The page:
Introducing the topic of “Social Media Governance,” marketing strategist and attorney Glen Gilmore explained, “Governance is about how a company establishes and sustains social networking best practices by integrating social media into its corporate culture. It’s the evolution of ‘social media’ into ‘social business’.” Ever the attorney, Gilmore added his own disclaimer: “Nothing in this post should be considered legal advice as that would require a consultation with an attorney from your own jurisdiction. These ten tips are should help companies create sustainable best practices in new media marketing.”
1. Create a Governance Team.
2012 should be the year in which business gets serious about social media governance, integrating social business into corporate culture.
Your governance team should reflect a cross section of your organization and it should become a center of excellence for your business. Silos do not work.
A governance team should bring together diverse talent, including marketing, customer service, IT, legal, and human relations, to share in learning, establish best practices, and create benchmarks for excellence, while humanizing your brand and driving business results.
2. Establish/Update A Social Media Policy.
If your organization doesn’t have a social networking policy, you are courting disaster as you are inviting even a single employee to have the power to redefine your brand in one inadvertent or ill-conceived post.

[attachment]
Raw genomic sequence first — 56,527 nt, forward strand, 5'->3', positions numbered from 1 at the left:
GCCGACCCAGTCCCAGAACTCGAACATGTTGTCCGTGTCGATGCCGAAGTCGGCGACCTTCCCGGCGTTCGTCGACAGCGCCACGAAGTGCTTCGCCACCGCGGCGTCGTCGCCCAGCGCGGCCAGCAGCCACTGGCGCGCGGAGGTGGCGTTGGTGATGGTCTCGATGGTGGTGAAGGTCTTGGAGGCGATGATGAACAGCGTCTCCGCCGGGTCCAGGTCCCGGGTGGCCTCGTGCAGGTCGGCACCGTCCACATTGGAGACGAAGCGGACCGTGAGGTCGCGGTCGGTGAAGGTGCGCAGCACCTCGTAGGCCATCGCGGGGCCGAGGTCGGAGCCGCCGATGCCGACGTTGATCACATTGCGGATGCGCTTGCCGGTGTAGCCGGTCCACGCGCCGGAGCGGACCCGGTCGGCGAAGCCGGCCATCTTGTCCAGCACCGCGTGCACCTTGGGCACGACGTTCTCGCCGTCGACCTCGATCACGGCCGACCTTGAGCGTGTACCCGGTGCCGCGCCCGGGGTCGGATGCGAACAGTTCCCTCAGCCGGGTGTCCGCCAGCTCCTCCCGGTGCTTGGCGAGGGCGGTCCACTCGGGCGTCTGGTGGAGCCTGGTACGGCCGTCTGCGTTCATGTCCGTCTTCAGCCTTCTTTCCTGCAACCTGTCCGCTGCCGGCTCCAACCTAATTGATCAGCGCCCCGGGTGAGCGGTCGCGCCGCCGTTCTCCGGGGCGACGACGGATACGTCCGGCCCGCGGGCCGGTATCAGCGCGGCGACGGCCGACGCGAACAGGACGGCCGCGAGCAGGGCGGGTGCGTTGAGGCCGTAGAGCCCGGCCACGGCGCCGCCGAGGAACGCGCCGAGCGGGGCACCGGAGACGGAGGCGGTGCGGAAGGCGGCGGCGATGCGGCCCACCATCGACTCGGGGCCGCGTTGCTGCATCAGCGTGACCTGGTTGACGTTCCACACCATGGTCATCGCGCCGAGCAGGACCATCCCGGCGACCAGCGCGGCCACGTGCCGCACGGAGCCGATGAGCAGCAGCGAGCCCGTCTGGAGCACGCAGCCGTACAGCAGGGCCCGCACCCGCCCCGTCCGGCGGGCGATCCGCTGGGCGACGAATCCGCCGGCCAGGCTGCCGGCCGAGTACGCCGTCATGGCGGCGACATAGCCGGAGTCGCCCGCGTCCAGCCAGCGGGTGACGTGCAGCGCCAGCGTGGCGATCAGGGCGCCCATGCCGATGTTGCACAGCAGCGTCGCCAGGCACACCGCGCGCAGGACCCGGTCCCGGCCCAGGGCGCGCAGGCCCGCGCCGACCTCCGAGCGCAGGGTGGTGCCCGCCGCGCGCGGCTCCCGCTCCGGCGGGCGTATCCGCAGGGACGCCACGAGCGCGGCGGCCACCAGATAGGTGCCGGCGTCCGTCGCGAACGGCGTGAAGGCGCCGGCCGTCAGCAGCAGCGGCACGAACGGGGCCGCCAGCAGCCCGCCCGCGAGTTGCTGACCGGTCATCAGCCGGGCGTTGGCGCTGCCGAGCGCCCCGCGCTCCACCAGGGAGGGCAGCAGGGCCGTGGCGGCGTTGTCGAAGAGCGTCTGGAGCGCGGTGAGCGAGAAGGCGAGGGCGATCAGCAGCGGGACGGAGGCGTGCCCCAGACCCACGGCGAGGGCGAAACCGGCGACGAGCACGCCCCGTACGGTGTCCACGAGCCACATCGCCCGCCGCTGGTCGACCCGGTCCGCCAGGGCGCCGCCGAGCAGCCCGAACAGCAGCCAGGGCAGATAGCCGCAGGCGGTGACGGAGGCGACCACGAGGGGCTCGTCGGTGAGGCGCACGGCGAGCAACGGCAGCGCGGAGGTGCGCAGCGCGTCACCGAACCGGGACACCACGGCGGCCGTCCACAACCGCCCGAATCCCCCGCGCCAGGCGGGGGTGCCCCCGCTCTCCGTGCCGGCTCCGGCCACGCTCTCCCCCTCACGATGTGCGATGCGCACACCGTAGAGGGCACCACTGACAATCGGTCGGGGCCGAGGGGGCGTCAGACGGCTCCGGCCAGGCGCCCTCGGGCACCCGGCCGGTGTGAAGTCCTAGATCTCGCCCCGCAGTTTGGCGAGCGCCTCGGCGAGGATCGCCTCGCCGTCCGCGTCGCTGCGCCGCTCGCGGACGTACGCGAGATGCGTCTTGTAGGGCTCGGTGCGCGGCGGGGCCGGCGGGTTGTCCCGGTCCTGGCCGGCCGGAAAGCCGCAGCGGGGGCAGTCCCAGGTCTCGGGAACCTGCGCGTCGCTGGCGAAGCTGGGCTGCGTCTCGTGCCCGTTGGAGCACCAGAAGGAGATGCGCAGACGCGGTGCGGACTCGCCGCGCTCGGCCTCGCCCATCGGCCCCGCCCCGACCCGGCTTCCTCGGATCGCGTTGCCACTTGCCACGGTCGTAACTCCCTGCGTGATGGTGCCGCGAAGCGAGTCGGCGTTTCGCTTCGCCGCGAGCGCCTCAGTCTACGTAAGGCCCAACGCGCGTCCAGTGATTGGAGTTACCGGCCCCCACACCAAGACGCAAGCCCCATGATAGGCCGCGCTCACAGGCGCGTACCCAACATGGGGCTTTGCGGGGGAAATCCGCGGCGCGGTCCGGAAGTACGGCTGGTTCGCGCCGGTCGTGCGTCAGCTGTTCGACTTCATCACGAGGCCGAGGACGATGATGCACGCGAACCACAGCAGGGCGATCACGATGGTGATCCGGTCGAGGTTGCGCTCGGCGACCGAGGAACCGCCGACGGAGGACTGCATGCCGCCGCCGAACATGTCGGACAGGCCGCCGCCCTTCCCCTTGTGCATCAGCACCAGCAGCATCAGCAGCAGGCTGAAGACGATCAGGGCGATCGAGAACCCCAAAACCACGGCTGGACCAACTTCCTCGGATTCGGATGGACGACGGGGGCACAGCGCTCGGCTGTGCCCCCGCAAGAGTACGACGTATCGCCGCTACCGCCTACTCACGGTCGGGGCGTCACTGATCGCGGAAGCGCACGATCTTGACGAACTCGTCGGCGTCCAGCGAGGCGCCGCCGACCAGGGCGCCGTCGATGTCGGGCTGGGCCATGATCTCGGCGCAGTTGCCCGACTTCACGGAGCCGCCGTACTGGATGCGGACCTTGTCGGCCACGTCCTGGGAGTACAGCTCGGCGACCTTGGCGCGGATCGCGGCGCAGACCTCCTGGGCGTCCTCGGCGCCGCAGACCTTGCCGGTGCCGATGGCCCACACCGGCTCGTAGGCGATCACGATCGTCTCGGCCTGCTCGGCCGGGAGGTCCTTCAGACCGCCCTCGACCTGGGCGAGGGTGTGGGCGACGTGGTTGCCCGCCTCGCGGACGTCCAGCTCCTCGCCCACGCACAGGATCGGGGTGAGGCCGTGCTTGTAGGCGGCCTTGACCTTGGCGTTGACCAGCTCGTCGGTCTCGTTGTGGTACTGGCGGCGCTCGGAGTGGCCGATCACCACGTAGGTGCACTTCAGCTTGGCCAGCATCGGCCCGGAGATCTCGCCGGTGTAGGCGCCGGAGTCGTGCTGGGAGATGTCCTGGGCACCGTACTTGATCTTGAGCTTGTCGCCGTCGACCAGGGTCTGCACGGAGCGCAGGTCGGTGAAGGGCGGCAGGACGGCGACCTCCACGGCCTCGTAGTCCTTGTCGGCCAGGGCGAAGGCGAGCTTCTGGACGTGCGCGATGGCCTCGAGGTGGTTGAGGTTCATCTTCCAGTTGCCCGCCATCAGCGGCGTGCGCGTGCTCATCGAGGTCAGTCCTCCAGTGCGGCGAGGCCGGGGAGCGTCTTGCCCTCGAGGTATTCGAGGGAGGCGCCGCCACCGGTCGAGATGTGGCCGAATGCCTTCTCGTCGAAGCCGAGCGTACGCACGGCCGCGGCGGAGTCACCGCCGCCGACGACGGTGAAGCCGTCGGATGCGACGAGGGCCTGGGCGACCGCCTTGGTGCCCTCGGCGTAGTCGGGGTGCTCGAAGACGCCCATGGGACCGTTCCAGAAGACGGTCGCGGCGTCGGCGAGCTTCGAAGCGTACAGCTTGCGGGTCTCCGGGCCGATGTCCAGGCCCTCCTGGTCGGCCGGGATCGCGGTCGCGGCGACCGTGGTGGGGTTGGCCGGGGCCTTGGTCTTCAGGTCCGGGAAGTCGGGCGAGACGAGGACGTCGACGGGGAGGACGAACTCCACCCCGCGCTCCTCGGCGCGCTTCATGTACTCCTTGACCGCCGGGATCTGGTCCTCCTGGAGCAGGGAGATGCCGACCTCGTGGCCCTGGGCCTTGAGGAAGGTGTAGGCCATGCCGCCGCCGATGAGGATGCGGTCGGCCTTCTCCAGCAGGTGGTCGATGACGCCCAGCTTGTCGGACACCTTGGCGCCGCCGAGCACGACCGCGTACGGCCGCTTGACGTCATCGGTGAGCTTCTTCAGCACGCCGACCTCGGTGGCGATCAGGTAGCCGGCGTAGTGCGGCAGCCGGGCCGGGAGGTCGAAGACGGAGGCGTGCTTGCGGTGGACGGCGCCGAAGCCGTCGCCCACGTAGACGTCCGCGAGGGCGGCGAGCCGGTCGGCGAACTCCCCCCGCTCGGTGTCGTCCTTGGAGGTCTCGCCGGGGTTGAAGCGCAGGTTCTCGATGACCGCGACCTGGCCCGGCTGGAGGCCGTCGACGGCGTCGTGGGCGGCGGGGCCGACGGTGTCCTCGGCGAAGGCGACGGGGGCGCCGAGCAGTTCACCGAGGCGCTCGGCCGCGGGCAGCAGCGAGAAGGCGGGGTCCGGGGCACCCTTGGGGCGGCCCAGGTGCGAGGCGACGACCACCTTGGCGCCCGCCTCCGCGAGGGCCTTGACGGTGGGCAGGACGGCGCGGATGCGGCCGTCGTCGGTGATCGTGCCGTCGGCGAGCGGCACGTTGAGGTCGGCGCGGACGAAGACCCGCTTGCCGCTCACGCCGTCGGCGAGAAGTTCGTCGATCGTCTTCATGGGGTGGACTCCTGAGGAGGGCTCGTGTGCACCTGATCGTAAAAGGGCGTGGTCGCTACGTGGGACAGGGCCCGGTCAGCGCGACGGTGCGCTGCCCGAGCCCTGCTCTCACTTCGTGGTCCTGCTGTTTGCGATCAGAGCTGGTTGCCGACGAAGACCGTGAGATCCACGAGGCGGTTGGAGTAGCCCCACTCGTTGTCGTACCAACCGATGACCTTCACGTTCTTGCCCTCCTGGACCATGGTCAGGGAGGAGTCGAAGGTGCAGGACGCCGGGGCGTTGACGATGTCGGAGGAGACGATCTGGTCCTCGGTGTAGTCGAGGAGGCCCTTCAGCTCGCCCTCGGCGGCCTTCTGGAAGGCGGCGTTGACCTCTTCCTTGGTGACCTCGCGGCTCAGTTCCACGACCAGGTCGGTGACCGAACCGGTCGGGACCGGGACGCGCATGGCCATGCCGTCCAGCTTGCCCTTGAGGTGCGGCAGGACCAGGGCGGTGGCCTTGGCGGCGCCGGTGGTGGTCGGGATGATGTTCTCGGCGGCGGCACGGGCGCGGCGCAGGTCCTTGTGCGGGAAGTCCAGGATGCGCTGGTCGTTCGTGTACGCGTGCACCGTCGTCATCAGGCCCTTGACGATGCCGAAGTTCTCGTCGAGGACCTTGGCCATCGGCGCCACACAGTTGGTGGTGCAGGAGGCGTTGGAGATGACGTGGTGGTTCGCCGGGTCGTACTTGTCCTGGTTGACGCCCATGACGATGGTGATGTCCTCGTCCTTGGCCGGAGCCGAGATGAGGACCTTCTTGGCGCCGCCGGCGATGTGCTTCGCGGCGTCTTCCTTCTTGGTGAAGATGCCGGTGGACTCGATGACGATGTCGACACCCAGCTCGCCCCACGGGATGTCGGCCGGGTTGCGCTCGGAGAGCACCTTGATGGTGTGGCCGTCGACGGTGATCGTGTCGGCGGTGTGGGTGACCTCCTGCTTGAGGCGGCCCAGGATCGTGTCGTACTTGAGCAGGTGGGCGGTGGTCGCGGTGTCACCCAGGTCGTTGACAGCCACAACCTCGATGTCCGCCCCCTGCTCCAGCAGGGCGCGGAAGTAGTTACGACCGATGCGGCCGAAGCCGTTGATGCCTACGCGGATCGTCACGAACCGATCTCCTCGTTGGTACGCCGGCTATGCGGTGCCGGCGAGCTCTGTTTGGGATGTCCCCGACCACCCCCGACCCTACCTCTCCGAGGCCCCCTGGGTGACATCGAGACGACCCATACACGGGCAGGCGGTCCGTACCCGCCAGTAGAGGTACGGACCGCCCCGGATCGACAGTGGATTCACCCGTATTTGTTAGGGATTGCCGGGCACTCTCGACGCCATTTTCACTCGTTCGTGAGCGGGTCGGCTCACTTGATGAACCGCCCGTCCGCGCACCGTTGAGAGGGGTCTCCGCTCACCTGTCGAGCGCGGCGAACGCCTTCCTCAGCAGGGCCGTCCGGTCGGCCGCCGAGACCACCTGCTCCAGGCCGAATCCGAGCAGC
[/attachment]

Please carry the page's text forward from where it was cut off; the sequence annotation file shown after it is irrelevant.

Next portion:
If, on the other hand, your organization was an early adopter of new media (or at least an early adopter of a social media policy!), it is likely time to update your policy. In the past year, the National Labor Relations Board has rendered over a hundred decisions touching on the topic of employee use of social media, with many of the Board’s actions prompted by overly broad social networking policies that were deemed to having a “chilling effect” on employee protected speed.
The law is finally catching up to the implications of the huge amount of communication, marketing and conversation taking place on platforms such as Facebook, Twitter, LinkedIn, blogs, vlogs, etc. Your policy and guidelines should reflect those changes and clarifications.
An abundance of model policies exists online. Be mindful that some of the policies you may find online may also be in need of updating or just plain wrong. You need to invest in getting your policy right and the proper policy for your organization may vary immensely depending on they type of organization you are and the degree of existing regulatory guidelines you must follow.